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  1. Abstract Long-duration GRB 200829A was detected by Fermi-GBM and Swift-BAT/XRT, and then rapidly observed by other ground-based telescopes. It has a weak γ -ray emission in the very early phase and is followed by a bright spiky γ -ray emission pulse. The radiation spectrum of the very early emission is best fitted by a power-law function with index ∼−1.7. However, the bright spiky γ -ray pulse, especially the time around the peak, exhibits a distinct two-component radiation spectrum, i.e., Band function combined with a blackbody radiation spectrum. We infer the photospheric properties and reveal a medium magnetization at a photospheric position by adopting the initial size of the outflow as r 0 = 10 9 cm. It implies that the Band component in this pulse may be formed during the dissipation of the magnetic field. The power-law radiation spectra found in the very early prompt emission may imply the external-shock origination of this phase. Then, we perform the Markov Chain Monte Carlo method fitting on the light curves of this burst, where the jet corresponding to the γ -ray pulse at around 20 s is used to refresh the external shock. It is shown that the light curves of the very early phase and X-ray afterglow after 40 s, involving the X-ray bump at around 100 s, can be well modeled in the external-shock scenario. For the obtained initial outflow, we estimate the minimum magnetization factor of the jet based on the fact that the photospheric emission of this jet is missed in the very early phase.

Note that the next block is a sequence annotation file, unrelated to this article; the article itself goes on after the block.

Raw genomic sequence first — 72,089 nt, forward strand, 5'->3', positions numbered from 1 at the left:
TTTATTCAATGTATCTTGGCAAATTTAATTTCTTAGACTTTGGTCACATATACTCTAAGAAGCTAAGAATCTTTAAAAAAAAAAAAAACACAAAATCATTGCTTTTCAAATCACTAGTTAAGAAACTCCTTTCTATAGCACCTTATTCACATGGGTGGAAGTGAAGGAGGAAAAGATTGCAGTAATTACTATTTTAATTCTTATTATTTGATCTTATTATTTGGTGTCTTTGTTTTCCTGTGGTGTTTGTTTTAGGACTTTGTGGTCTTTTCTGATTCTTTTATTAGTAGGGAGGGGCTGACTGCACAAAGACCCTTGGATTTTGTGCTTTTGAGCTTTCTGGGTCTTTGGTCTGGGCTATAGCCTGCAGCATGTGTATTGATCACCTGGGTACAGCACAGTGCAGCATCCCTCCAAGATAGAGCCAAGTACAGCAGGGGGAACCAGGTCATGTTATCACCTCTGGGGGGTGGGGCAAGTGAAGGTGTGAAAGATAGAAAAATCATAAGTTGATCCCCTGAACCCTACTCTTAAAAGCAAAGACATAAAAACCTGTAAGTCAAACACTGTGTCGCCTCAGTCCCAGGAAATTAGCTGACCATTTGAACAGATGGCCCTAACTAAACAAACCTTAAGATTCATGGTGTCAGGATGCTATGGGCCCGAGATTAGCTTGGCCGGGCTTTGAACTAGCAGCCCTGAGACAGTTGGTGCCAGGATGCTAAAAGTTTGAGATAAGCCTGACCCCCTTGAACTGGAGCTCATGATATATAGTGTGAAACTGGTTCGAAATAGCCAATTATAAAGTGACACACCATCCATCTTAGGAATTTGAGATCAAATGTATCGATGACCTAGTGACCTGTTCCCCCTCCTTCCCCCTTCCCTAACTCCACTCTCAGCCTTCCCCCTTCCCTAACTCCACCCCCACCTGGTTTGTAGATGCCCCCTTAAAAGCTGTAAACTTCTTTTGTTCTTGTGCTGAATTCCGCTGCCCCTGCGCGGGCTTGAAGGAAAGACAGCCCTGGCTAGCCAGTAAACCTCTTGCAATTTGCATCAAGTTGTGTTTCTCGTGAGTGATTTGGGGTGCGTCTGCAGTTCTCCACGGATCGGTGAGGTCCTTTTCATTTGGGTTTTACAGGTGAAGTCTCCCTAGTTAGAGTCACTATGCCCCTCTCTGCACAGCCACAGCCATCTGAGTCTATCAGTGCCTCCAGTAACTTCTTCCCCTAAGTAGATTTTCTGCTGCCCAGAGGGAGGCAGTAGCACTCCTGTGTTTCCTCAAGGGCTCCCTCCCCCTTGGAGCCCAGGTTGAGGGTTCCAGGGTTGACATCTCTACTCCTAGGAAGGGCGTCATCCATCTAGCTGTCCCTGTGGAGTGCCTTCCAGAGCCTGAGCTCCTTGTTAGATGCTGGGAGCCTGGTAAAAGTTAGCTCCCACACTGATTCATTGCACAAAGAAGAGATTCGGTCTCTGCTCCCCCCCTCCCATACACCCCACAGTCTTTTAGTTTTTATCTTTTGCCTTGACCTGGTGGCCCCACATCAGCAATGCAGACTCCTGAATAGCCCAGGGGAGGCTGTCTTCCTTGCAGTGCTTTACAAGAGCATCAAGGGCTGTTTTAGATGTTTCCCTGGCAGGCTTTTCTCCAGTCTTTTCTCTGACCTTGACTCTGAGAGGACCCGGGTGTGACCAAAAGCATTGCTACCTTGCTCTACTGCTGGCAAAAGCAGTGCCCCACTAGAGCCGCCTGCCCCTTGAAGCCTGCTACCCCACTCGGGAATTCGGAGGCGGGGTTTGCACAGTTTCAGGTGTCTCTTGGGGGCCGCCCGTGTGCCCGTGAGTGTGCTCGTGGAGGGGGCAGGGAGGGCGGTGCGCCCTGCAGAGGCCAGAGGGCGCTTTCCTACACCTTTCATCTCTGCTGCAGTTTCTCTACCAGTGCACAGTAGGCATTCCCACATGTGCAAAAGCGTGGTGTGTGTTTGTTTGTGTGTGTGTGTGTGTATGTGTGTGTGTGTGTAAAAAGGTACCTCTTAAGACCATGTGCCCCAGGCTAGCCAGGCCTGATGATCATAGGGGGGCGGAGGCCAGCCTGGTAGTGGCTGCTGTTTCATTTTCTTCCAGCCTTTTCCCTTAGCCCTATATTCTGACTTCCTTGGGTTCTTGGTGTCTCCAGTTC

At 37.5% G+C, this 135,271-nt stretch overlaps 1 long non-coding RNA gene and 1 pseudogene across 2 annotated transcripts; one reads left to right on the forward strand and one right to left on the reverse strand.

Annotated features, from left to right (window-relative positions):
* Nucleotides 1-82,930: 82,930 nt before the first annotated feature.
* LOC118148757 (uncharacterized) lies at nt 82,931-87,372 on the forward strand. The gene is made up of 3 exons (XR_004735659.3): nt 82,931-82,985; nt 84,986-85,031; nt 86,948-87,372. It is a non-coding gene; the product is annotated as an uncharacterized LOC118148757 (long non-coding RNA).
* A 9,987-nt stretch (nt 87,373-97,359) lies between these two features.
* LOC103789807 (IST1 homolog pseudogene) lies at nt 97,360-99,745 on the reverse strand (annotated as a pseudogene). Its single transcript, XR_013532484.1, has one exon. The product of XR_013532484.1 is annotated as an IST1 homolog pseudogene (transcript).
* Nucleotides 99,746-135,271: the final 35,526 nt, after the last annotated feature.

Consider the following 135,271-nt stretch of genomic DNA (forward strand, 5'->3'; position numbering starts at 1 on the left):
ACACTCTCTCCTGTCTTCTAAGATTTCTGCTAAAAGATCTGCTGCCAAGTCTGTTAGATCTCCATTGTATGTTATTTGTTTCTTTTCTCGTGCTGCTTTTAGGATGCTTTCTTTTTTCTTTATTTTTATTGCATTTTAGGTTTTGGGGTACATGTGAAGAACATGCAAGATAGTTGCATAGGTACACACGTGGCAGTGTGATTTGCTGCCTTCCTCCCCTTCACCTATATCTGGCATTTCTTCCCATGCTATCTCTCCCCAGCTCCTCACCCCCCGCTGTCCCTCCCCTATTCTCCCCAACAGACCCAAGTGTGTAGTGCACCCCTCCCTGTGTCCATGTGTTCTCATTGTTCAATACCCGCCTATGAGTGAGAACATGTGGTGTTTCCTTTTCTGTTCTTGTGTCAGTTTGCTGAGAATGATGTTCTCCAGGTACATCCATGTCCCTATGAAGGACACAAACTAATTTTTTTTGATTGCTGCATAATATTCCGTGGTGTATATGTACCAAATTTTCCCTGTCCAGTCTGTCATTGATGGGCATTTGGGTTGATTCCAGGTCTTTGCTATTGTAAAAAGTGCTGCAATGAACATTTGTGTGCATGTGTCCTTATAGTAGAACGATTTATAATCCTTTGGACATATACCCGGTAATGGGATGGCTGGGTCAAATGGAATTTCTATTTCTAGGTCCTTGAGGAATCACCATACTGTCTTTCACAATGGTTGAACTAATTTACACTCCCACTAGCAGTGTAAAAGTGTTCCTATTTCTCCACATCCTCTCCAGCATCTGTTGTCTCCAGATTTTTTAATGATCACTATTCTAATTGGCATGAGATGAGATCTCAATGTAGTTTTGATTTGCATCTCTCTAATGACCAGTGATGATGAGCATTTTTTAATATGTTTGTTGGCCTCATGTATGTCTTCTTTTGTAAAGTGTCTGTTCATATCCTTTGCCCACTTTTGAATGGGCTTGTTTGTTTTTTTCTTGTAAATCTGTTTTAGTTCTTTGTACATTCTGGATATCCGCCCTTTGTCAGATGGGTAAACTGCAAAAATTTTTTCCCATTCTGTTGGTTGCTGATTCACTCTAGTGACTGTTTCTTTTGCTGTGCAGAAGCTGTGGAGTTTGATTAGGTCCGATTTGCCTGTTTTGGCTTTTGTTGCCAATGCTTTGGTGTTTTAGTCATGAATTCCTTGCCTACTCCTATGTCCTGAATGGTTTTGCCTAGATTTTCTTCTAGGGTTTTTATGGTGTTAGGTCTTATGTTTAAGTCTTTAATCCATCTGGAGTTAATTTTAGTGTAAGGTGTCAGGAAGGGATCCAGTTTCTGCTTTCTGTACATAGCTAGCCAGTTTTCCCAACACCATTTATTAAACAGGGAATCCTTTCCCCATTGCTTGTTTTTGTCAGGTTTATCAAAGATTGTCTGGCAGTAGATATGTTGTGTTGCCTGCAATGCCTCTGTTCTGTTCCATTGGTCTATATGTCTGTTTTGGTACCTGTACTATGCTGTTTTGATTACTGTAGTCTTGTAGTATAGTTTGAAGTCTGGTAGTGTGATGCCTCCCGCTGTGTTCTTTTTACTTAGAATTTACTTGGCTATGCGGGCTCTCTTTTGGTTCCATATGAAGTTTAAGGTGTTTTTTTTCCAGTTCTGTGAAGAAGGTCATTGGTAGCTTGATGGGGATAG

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    Free, publicly-accessible full text available February 1, 2024
  2. Vedaldi, Andrea ; Bischof, Horst ; Brox, Thomas ; Frahm, Jan-Michael (Ed.)
    This paper focuses on the problem of predicting future trajectories of people in unseen scenarios and camera views. We propose a method to efficiently utilize multi-view 3D simulation data for training. Our approach finds the hardest camera view to mix up with adversarial data from the original camera view in training, thus enabling the model to learn robust representations that can generalize to unseen camera views. We refer to our method as SimAug. We show that SimAug achieves best results on three out-of-domain real-world benchmarks, as well as getting state-of-the-art in the Stanford Drone and the VIRAT/ActEV dataset with in-domain training data. We will release our models and code. 
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  3. null (Ed.)
    This paper studies the problem of predicting the distribution over multiple possible future paths of people as they move through various visual scenes. We make two main contributions. The first contribution is a new dataset, created in a realistic 3D simulator, which is based on real world trajectory data, and then extrapolated by human annotators to achieve different latent goals. This provides the first benchmark for quantitative evaluation of the models to predict multi-future trajectories. The second contribution is a new model to generate multiple plausible future trajectories, which contains novel designs of using multi-scale location encodings and convolutional RNNs over graphs. We refer to our model as Multiverse. We show that our model achieves the best results on our dataset, as well as on the real-world VIRAT/ActEV dataset (which just contains one possible future). 
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